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Alexandre Cabanel

Born: Montpellier, 8 September 1823
Died: Paris, 23 January 1889
Nationality: French
Studies: 

with François-Edouard Picot at Ecole des Beaux-Arts (Paris); French Academy in Rome

Career: 

1843 – first Paris Salon; runner up in Prix de Rome competition; travels to Rome

1850s –commission for decorative paintings for the Hôtel de Ville (city hall, destroyed 1871) and the Louvre

1855 – receives Légion d’honneur

1863 – exhibits Birth of Venus at Salon, it is purchased by Napoleon III; appointed professor at Ecole des Beaux-Arts; elected to the Institut de France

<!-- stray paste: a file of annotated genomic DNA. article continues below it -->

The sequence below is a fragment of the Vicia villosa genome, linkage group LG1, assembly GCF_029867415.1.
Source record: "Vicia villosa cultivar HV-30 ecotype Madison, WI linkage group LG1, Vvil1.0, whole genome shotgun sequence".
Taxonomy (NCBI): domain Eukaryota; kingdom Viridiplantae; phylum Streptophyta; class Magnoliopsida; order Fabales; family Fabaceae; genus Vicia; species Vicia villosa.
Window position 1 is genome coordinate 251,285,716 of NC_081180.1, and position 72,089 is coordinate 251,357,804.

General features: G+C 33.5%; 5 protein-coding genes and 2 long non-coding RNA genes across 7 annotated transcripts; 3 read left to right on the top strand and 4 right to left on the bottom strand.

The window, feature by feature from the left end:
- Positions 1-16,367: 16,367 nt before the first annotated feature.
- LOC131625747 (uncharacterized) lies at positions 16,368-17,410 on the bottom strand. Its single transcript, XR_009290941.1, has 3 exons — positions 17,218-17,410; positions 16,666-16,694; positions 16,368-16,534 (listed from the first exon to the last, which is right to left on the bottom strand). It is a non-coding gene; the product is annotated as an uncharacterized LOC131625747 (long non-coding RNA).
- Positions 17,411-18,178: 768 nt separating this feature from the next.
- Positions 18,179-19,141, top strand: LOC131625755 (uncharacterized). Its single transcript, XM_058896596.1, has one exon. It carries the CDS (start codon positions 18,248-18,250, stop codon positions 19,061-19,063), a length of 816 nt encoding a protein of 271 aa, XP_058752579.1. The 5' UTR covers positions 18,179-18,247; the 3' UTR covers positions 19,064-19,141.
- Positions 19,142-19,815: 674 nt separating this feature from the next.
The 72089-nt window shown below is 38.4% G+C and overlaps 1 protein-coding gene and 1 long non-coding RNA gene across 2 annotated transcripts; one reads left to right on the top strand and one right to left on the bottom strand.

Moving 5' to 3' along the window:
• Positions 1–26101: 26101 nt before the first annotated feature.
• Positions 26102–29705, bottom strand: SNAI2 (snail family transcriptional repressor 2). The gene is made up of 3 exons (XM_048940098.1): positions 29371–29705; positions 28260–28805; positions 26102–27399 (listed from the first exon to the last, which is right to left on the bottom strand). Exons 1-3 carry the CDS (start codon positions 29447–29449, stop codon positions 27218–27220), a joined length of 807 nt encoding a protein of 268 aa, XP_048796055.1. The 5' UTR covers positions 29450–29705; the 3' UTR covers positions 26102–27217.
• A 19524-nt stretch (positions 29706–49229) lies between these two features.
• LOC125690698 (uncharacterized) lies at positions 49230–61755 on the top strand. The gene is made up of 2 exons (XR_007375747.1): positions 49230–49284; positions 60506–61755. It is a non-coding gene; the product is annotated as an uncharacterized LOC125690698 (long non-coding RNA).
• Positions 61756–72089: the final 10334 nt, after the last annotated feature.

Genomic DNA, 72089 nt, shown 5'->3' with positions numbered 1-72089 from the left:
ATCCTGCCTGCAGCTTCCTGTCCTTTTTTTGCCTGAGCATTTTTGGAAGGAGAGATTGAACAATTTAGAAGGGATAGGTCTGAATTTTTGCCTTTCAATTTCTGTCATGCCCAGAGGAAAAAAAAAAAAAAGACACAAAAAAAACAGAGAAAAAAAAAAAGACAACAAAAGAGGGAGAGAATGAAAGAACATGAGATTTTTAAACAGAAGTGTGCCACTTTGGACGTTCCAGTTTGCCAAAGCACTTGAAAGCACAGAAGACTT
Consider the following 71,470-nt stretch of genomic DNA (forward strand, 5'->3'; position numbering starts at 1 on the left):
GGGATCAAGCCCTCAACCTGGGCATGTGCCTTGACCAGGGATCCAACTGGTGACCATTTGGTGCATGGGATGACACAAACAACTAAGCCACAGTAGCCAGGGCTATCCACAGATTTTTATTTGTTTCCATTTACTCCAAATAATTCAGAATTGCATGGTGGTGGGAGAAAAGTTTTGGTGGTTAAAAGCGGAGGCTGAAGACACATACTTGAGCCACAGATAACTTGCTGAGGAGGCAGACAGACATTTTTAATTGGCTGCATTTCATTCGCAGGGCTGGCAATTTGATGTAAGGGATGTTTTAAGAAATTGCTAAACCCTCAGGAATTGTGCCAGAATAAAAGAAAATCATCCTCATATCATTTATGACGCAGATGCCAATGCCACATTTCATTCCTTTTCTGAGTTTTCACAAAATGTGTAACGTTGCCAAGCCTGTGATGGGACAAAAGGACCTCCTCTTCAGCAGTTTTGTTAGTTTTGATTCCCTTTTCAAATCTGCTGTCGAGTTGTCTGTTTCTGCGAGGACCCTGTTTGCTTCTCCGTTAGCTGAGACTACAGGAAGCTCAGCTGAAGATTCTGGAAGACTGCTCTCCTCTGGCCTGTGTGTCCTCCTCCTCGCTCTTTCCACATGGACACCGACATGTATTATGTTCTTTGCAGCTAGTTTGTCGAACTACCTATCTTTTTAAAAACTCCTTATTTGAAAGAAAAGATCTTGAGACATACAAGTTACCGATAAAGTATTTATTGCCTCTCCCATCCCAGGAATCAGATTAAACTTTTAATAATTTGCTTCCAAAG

1865 – wins Grand Medal of Honor at Salon (also in 1867 and 1878)


Students

 Jules Bastien-Lepage, Henri Gervex, and Lodewijk Royer

Travels

Rome (1840s)

Commissions from: 

Ludwig II (King of Bavaria); Napoleon III (Emperor of France)

Important Artworks: 

Nymph Abducted by a Faun, 1860 (Musée des Beaux-Arts, Lille)

The Death of Francesca de Rimini and Paolo Malatesta, 1870 (Musée d'Orsay, Paris). A Dante subject.

 

Although Cabanel is not a household name today, he was famous in his time:

"Next to Meissionier, it probable that the best known in the United States of the French artists of the day is Alexandre Cabanel.”

Lucy H. Hooper, “Contemporary French Artists. Meissonier and Cabanel,” The Art Journal (1875-1887), vol. 5 (1879): 286.